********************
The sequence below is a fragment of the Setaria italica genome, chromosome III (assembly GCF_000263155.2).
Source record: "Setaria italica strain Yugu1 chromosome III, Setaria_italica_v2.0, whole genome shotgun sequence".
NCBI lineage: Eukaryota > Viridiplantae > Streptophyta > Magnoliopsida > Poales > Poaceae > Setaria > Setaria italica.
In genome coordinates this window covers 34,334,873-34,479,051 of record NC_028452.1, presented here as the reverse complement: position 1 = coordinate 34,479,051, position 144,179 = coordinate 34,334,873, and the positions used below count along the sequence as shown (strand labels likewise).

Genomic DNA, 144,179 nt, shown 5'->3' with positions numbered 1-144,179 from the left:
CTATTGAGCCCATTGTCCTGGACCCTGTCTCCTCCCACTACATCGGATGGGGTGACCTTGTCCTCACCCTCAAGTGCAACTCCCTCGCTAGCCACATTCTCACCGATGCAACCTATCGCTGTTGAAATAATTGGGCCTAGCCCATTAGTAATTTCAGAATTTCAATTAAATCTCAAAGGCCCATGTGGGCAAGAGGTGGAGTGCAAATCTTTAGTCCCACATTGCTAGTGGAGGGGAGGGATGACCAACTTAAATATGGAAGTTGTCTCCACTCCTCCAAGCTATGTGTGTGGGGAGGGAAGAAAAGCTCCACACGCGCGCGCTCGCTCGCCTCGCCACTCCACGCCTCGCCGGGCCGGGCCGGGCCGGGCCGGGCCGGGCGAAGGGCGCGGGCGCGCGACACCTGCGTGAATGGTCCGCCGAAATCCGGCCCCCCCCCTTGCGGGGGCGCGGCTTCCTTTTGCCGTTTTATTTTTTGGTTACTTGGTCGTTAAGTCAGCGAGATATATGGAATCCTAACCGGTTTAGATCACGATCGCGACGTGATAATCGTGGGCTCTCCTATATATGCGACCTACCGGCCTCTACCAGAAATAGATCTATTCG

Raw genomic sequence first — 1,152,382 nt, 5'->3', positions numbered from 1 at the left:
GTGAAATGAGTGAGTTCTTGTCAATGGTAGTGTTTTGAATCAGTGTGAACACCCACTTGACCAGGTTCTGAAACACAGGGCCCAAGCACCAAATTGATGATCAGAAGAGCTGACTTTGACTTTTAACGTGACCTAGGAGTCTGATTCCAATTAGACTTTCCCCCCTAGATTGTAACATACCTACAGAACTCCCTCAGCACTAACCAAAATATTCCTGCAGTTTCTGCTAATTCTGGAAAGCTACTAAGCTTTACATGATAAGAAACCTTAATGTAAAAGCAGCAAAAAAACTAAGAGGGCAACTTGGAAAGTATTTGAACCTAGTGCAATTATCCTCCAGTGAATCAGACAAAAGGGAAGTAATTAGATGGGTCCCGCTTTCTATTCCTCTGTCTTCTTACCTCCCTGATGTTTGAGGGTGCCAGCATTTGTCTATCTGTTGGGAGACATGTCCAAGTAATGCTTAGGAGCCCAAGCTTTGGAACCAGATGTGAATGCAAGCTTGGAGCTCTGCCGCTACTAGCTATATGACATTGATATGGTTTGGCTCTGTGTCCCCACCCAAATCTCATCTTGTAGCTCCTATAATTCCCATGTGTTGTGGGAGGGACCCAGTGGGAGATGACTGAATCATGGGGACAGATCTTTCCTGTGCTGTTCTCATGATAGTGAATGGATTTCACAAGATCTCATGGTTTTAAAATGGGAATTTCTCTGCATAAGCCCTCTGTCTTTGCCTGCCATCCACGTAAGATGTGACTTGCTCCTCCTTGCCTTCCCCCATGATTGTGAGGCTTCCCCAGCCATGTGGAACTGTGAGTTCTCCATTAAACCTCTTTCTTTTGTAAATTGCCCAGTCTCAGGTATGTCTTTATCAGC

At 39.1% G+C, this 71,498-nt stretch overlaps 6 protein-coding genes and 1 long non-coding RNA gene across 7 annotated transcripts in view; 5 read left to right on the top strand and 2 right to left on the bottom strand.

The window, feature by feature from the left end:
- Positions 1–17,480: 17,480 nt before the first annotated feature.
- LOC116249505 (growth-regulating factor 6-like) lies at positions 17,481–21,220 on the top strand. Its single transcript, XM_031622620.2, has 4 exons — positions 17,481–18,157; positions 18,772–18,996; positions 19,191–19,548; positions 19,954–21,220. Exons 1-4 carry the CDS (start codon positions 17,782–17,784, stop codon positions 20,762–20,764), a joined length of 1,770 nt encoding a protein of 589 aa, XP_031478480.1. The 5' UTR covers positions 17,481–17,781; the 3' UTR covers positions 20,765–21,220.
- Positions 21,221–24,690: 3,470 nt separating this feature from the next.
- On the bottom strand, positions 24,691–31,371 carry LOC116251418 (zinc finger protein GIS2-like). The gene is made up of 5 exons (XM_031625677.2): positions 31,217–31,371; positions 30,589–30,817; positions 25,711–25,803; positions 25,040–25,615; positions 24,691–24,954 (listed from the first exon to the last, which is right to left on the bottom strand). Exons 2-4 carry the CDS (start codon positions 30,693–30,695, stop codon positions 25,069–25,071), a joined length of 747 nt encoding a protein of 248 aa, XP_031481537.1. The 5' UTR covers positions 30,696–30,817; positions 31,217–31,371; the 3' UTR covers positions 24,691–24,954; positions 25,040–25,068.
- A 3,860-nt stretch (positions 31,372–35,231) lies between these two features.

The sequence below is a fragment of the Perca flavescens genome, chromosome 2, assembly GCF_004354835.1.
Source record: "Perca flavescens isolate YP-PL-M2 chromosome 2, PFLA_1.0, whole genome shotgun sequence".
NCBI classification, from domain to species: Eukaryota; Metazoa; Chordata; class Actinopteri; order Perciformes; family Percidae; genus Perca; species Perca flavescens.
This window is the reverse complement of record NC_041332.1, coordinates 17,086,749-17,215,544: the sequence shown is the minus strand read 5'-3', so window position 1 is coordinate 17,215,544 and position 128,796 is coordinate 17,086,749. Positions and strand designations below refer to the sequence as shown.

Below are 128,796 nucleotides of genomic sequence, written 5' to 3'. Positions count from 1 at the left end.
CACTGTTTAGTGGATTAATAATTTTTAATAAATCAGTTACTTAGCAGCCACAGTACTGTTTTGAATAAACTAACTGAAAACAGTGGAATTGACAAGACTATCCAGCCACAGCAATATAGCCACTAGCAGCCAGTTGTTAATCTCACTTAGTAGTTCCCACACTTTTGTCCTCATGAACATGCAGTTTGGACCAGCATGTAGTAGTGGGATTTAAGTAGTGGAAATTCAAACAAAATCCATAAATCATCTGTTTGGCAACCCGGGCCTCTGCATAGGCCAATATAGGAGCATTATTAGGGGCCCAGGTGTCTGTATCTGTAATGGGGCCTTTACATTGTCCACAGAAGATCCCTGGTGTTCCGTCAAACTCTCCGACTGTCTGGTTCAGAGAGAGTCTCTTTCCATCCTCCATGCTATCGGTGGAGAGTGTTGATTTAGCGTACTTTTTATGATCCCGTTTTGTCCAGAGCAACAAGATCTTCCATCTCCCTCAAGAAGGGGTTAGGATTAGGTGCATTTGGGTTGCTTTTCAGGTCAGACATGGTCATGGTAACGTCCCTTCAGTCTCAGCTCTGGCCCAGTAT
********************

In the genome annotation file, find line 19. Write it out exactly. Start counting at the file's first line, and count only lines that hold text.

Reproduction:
This window is the reverse complement of record NC_041332.1, coordinates 17,086,749-17,215,544: the sequence shown is the minus strand read 5'-3', so window position 1 is coordinate 17,215,544 and position 128,796 is coordinate 17,086,749. Positions and strand designations below refer to the sequence as shown.